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1:25 scale Farm Pickup Milk Tanker. Need ideas...


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#1 BigBad

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Posted 10 August 2012 - 04:36 PM

I've been toying with the idea of building a late model milk tanker. I've got the right subject for the tractor, a Lonestar with Dave's daycab conversion. But for the tanker trailer... I'm not so sure which way to go. I tought of the AMT Texaco tanker or the Lindberg chrome tanker that is packaged with the Dodge L700. The Linberg is almost ready out of the box, but then again, the AMT Fruehauf is almost the right size for a modern tanker. I see the big Tremcars on the road all the time and they're lookin' really good. I guess I could go with a PVC or ABS pipe with a trailer suspension... Suggestions welcome!

#2 lapazleo

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Posted 11 August 2012 - 05:42 AM

The Lindberg tanker represents the type used for direct farm pick up and is still used today. The food grade road tanker you wish to build is going to be a scratch build for sure. I would say pvc pipe and running gear from another kit would be a good start. Some generous use of various Alcad products and bare metal foil too.

#3 milkman

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Posted 11 August 2012 - 04:20 PM

I would agree the Lindberg tanker is the closest, although not as long as the modern transport trailers. I owned and operated a dairy farm for 25 years and saw a transport every other day for that entire time period. As you build, remember they load and unload from the rear. When you open the double doors at the back of the tanker, they have an electric pump on one side and the milk hose to connect to the milk tank in the barn is on the other side. It is attached to the pump and pulled through a door similar to a pet door in the wall of the barn. The cord is pulled through the same door and plugged in to the outlet in the barn. A sample of milk is dipped from the milk in the tank through the lid on top before loading into the trailer begins. The lid is left open so to prevent a vacuum situation as the milk is pumped into the trailer. There is one lid in the center top of the trailer for cleaning the trailer and it is opened before unloading begins at the plant. The milk is removed at the back where it was pumped into the trailer. The tanks are seamless with no baffles on the inside so they can be spray washed and sanitized. They are a pain to pull when partially loaded. My driver always talked about how it would slosh from front to back whenever he shifted gears or hit the brakes. They are not refrigerated, just double walled and insulated in between. The milk has to be 38 degrees or below but not freezing when loaded. They would often load my milk here in Texas even in the summer and transport to Florida or wherever it was needed on the market. It would stay below 40 degrees for up to 3 days. Sorry if that was too much information but it is a subject I know very well. Hope it helps.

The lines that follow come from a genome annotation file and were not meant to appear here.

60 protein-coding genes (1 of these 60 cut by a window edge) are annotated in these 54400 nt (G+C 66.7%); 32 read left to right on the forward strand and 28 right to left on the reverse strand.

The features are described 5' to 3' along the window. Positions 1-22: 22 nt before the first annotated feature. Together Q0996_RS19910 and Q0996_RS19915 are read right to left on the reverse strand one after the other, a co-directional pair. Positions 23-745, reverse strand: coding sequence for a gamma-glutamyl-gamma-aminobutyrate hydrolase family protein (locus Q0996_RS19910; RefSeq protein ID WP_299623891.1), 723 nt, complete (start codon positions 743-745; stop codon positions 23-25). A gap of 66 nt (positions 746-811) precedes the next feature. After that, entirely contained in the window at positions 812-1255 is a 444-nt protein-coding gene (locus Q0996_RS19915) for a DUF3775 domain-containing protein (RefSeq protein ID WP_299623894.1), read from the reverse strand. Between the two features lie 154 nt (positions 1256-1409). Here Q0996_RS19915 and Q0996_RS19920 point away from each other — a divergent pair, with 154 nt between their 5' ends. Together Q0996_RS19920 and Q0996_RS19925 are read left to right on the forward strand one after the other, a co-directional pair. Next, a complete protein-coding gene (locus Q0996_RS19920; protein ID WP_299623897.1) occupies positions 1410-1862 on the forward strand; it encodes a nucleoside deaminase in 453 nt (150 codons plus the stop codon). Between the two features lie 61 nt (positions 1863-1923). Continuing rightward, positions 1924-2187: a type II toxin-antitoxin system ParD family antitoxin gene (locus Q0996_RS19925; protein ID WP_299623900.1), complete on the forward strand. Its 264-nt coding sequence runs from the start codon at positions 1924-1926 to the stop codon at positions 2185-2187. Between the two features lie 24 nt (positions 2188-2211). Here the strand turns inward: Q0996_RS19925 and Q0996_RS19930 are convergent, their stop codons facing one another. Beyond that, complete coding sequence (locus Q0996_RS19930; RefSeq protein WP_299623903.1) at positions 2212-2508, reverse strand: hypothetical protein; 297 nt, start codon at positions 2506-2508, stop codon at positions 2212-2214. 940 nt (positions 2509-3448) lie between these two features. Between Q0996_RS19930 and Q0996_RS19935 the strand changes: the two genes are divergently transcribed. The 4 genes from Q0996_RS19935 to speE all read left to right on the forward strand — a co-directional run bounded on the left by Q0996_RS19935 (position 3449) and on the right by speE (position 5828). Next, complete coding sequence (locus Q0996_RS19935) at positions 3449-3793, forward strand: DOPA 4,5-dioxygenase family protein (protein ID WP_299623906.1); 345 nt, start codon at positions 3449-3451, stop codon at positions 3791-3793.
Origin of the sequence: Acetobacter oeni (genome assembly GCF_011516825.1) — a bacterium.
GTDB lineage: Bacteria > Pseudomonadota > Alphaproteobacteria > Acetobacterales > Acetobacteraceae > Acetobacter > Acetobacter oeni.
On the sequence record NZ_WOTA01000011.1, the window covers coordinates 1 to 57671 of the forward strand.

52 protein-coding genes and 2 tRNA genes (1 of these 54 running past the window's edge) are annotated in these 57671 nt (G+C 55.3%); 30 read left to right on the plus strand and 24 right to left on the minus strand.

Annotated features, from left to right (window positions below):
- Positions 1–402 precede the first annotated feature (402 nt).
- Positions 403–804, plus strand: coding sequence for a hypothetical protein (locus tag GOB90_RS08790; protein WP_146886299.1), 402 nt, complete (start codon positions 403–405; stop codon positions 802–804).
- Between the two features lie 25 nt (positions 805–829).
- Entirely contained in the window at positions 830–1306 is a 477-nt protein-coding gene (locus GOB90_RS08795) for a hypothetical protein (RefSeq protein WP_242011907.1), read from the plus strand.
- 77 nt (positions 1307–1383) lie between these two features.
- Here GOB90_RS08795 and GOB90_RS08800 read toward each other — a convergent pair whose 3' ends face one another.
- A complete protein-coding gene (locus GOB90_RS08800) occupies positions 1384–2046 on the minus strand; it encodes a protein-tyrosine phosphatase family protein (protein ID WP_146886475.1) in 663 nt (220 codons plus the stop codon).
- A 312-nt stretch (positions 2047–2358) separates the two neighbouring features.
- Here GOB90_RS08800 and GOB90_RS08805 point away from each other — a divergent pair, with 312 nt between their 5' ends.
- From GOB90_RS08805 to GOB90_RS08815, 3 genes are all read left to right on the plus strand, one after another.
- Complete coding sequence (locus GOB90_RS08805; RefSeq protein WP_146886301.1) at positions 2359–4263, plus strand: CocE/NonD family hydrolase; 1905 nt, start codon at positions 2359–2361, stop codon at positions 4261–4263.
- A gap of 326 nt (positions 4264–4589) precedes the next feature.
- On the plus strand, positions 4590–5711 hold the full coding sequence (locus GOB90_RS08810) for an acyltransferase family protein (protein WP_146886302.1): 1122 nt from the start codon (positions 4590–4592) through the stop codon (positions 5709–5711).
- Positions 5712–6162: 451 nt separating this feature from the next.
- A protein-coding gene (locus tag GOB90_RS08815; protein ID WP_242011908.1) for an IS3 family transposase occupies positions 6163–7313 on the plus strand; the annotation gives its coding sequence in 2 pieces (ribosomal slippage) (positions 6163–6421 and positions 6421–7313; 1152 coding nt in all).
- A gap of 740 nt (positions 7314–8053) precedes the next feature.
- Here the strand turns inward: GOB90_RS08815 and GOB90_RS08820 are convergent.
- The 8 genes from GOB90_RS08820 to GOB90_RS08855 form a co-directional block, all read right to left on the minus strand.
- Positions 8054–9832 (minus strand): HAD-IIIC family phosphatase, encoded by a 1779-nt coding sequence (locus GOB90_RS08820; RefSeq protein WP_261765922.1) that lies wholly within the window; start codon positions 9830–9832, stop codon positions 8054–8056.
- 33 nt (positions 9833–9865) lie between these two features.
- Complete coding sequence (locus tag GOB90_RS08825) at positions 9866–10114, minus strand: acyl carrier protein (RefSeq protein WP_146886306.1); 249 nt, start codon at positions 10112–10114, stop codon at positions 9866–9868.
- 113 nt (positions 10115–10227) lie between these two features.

#4 lapazleo

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Posted 12 August 2012 - 08:55 AM

Never too much info thee more I can learn the better. A Lonestar milk wagon will be a neat project.

#5 BigBad

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Posted 12 August 2012 - 10:31 AM

Milkman! What better reference! Thanks for the info Howard, it's a lot of information but explains a lot of things. This morning, I came accross this big beast getting its fuel for the day, I went to the driver and asked him if I could take pictures of his tanker for reference to build a scale model and he said no problem. So I took these:

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Edited by BigBad, 12 August 2012 - 10:35 AM.


#6 BigBad

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Posted 12 August 2012 - 10:35 AM

A little more:

More:

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#7 BigBad

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Posted 12 August 2012 - 10:48 AM

Simple enough to duplicate if you don't care much about the small step on the tank itself where the fifth wheel pin is located. most of the tank is supported by a 12 inch thick C channel. Sorry, the driver didn't have much time for me to take more detailed pictures of the frame. So this thing could be duplicated with some work and a lot of bare metal foil! I'd probably start with the air suspension from the upcoming Moebius trailer, a PVC pipe and some .040 plate styrene for the taper at the bottom of the tank and I beams from Evergreen for the framework. Some tool boxes from AITM some scratch build for the conical tank ends and valve and connector box at the back. Add some aluminum fenders from KFS... Sounds super good! I have some scaling to do! Thanks for the interest guys! Milkman, by any chance, would you happen to have pictures of tank inlets at the top?